Mr. Neveu was about to reach a dead end when he stumbled upon a colony of Rana Ridibunda in a field near the Rennes University. As a prank, “students often take frogs from the lab and free them in the girls’ dorms,” he says. “Some must have escaped that way.”

It was a lucky break. The Rana Ridibunda is bigger than other frogs in the area and it reproduces just fine in captivity. Perhaps most important, it is “smarter,” says Mr. Neveu. And less finicky. Only the Rana Ridibunda could be convinced to consume the dry pellets necessary for raising domesticated frogs.

The conversion wasn’t so simple. At first, many of the frogs were confused. Weak individuals developed anorexia while dominants sometimes resorted to cannibalism. Applying conflict management techniques, Mr. Neveu sought to put Darwin’s theory of evolution on fast forward—at a frog’s pace.

He put the trouble makers into a different pool to improve the group dynamic. After 15 generations and over 20 years, the animals had fully adapted. At last, dry pellets were on a frog’s daily menu.

Mr. Neveu gained widespread recognition in scientific circles. His publications and lectures have stirred great interest from Brazil to Madagascar to Vietnam, where frogs have been raised according to more empiric methods and frequently suffer from a high death rate.

Despite such far-flung success, Mr. Neveu still needed to find a local farmer willing to team up with him to realize his dream.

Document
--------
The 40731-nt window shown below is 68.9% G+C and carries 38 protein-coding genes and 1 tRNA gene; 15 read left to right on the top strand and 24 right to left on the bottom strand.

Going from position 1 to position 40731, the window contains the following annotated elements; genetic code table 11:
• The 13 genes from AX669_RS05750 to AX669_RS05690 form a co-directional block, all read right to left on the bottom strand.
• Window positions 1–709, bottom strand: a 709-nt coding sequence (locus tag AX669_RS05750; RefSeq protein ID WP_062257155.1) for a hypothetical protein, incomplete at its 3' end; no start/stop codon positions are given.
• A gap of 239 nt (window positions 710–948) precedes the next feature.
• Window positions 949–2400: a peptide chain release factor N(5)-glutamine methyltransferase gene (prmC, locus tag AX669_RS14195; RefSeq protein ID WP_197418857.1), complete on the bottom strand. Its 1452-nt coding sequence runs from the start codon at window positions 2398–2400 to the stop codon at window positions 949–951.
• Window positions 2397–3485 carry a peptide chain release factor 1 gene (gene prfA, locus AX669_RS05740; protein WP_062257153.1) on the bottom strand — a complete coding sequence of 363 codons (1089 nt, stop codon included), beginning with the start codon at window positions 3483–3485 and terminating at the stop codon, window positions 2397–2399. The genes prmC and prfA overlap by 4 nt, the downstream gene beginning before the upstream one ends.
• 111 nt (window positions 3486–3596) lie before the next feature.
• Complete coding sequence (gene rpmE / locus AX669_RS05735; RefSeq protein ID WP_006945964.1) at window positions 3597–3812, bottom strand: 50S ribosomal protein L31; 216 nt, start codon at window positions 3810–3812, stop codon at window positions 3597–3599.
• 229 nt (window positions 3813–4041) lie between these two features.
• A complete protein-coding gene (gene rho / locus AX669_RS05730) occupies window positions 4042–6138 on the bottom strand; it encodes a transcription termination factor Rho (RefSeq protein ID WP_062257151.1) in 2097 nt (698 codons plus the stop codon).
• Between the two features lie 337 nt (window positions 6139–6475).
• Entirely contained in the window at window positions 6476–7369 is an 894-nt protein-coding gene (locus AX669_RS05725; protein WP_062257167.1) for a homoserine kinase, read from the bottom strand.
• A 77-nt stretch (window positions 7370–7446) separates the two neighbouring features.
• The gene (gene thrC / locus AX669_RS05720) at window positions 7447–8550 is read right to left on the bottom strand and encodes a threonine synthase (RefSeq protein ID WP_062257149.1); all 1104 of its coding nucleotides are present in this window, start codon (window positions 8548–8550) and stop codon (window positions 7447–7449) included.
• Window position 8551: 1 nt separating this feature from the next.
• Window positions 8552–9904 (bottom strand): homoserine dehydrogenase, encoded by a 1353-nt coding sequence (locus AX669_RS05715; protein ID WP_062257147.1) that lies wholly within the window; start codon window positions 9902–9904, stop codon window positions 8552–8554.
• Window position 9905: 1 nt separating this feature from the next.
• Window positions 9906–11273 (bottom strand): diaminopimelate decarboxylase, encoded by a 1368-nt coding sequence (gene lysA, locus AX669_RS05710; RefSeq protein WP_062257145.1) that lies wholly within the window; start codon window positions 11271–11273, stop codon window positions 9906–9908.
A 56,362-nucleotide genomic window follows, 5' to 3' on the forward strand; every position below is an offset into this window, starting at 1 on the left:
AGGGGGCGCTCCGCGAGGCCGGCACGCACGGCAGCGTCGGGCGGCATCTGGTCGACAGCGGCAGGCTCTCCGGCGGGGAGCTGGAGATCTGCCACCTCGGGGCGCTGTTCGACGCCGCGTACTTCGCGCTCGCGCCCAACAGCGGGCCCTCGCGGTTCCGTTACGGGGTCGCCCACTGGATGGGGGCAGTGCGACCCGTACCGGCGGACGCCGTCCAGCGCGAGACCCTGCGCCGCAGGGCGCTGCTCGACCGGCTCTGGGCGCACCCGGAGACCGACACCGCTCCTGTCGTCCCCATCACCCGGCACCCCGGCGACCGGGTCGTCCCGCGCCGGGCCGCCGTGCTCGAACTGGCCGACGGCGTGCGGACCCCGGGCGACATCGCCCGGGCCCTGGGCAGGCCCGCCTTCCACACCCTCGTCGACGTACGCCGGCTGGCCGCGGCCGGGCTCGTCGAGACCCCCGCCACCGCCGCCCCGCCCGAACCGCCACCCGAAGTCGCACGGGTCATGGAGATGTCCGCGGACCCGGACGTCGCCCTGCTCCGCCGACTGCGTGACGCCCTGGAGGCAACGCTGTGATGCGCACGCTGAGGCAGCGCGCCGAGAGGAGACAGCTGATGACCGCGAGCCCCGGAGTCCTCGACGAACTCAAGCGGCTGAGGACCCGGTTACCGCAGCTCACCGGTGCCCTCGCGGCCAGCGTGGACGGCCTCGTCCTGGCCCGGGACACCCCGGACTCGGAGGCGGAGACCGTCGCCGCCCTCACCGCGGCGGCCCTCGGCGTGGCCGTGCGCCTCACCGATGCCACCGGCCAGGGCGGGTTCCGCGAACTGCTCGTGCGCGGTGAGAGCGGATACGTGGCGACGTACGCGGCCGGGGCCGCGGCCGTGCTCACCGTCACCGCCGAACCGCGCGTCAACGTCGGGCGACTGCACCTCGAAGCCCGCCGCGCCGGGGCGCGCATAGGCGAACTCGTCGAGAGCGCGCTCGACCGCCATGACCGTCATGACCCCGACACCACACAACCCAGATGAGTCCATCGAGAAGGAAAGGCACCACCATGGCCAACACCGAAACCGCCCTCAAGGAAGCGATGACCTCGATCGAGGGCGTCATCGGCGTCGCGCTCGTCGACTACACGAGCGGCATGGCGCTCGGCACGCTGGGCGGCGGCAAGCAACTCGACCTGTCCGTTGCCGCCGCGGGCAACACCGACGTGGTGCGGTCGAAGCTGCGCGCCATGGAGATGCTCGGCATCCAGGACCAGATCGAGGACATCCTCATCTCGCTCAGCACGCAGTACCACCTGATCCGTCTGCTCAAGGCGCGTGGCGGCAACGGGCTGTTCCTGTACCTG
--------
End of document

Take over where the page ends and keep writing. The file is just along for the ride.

That man was Mr. François. Born to a family of fishmongers, Mr. François says he immediately accepted the challenge.

“What is imported in France looks like toads and it tastes like a swamp,” he says.

Trouble was that France’s Environment Ministry listed all Rana Ridibunda as an endangered species, whether wild or raised in a farm.

Mr. Neveu says he used some connections to talk the ministry into declassifying the frog. After more than five years of negotiations, Mr. François, the farmer, received a special authorization.

Launched in 2010 and nestled in the small southern French town of Pierrelatte, Mr. François’s frog-raising facility benefits from abundant supply of hot waters released by the cooling systems of nearby nuclear installations.

Now, to boost domestic frog production, Mr. François would like other farmers to replicate his project. The problem: France’s Environment Ministry has yet to deliver new exemptions to the national fishing ban.

“The status of each species will be re-evaluated based on the assessment of the threats it undergoes,” a spokesman at the ministry said.

In Rennes, Mr. Neveu has no successor but continues to look after his lab. Inspecting the nursery, he howls when he sees how an assistant used a landing net to collect frog eggs. “I told them to use papyrus leaves! They will get damaged!”

Touring the pools, he wonders whether genetics will one day allow scientists to help an amphibian achieve the aspiration of Jean de La Fontaine’s character in the 17th century fable: “The frog who wished to be as big as the ox.”

“Sometimes I feel they behave just like little humans,” he says.